In other instances, although the changes wrought by history are acknowledged, the deep-rooted identity of the group is still not questioned. The group is seen metaphorically as an edifice that has been collectively shaped and built up over the centuries, or else as a living individual who is born and develops. It is when the concepts enshrined in the words “patrimony” or “heritage are looked at in the context of the metaphor of “work under construction” that they really become meaningful: objects, knowledge, beliefs, values and traditions all represent building-blocks for the collective edifice which have to be carefully stockpiled and must not be lost or destroyed. It is likewise in the context of the metaphor of the ‘individual” that the concept of the “collective memory” can be understood: cultures, ethnic groups or nations are credited with the faculty of memory and are spoken of as though they were human beings (who can be “humiliated” or “betrayed” or “avenged”). When people are forced to acknowledge the far-reaching changes that history has wrought and when they admit that the identity of the group may no longe r be what it was, the present state of the group often comes to be seen as one of “sickness”. People then start looking back on some period in the past as having been the time when the group possessed a now tarnished “purity” or a now lost “authenticity”. The past – although it was the present for the people living at the time – is regarded as an unchanging state, a baseline to be turned to – as one turns to a remedy – in order to rediscover and re-establish the truth about the group, or its essence.

Cultural, ethnic, racial or national identities are fictions that simplify  social realities, and they have practical effects, two negative aspects of which I wish particularly to stress.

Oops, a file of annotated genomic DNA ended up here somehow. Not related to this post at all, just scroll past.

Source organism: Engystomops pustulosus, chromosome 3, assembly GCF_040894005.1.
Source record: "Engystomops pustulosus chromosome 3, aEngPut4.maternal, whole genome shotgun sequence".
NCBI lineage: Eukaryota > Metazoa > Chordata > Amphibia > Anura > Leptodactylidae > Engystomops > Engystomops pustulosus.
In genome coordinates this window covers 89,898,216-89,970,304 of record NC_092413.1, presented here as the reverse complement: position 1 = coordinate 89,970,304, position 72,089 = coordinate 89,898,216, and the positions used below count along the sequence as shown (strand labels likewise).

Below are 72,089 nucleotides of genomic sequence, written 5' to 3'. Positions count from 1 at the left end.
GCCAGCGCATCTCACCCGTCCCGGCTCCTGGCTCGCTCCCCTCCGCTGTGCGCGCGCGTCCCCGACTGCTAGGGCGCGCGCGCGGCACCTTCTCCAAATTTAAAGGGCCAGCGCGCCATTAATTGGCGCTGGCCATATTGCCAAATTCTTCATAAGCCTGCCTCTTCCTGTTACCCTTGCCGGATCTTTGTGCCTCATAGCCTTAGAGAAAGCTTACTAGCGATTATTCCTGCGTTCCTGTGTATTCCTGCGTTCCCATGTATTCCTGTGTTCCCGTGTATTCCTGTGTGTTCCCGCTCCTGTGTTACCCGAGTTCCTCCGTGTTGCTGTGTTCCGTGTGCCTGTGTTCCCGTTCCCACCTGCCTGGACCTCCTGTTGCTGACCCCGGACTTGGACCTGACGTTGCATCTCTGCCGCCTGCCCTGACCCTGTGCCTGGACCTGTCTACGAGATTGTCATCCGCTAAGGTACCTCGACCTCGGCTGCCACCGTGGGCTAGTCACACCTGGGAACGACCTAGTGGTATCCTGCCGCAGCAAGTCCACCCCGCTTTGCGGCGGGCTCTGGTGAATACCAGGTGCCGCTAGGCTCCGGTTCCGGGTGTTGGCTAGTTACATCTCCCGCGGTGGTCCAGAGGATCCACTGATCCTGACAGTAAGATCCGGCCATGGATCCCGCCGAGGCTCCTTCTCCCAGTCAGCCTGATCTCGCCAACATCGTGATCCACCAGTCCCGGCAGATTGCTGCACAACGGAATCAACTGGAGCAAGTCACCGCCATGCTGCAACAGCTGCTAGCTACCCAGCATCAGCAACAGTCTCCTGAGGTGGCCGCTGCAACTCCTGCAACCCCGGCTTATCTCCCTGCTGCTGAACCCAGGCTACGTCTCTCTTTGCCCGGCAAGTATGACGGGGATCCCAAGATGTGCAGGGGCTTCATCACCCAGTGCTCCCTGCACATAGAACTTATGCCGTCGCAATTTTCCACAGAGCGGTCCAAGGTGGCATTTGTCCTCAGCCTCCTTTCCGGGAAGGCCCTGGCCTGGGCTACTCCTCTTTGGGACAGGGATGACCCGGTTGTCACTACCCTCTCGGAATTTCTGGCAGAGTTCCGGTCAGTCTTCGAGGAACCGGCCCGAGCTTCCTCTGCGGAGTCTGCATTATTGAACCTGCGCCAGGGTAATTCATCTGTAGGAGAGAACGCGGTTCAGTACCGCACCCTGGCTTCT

Firstly, they gloss over and disparage the present and contemporary history. Changes in ways of acting and thinking, contacts between peoples, the patterns of exchanges and interminglings of which both present and past are formed – all these are often discussed in such negative terms as the “contamination” of cultures, the “expansion” of modern Western culture, world-wide “uniformity” and the “disappearance” of human diversity. Some aspects of recent history show there to be an element of truth in these judgements, but to leave things at that would be to run the risk of failing to see what is being created afresh in the crucible of the present. It could be argued, moreover, that a disparaging attitude to the present day and contemporary history is tantamount to contempt for the fives, efforts, aspirations and desires of millions of men and women who are, after all, coping as best they can with the unstable, ill-assorted raw materials that history has handed down to them. Who is to say that they are on the wrong track and that their cultures are not authentic? What right or authority has anyone to say so?

Secondly, the way in which groups are individualized or personalized in the name of identity has negative effects similar to those of the individualism that is creating havoc in the industrialized societies of the West. It is individualism raised to the group level. As a result, the only legitimate principle of behaviour that such groups recognize is the satisfaction of their own self-interest, which lies in maximizing their economic and political profits and in selfishly devising schemes for development and expansion without regard for other people.